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Thursday, September 25

Melamine at low level not unexpected

As a result of the milk contamination scandal in China, there has been a global focus on testing for the presence of melamine in food.

A New Zealand company undertaking such precautionary testing has reported to NZFSA that it has found a minute amount of melamine in one of its highly processed products. It has also advised that similar levels are being found in the same product produced in other countries.

NZFSA is investigating, but at this early stage it is very likely that the low levels reported are a coincidental consequence of the process and not in any way caused by deliberate adulteration.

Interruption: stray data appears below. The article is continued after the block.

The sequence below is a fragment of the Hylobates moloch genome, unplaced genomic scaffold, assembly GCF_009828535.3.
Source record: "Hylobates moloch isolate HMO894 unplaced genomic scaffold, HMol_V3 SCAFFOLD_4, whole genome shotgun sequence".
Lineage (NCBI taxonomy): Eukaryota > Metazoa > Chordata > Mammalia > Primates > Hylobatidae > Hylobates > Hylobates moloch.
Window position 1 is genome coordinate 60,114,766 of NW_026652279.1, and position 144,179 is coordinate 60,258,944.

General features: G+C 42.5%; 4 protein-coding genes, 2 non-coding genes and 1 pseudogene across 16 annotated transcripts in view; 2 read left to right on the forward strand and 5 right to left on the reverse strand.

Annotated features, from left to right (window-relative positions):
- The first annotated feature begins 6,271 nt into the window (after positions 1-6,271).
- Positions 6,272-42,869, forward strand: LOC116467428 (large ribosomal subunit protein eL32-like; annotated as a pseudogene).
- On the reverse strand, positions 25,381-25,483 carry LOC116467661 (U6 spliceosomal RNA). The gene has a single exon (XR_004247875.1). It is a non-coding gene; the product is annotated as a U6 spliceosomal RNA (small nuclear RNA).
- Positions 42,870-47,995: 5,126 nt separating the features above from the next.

Low levels of melamine from a range of sources are not unexpected in the food cycle. Explanations for its presence include leaching from plastic involved in processing or packaging, or an unintended outcome of the manufacturing process. At these low levels, it does not present any health risk for consumers. There is no risk either for New Zealand or international consumers of products that contain this ingredient at these low levels.

The New Zealand Food Safety Authority (NZFSA) is conducting a full investigation to determine the reason for the presence and will report its findings.

NZFSA is not concerned from a public health point of view with the low levels found in the product and will report further when it has more information to hand.

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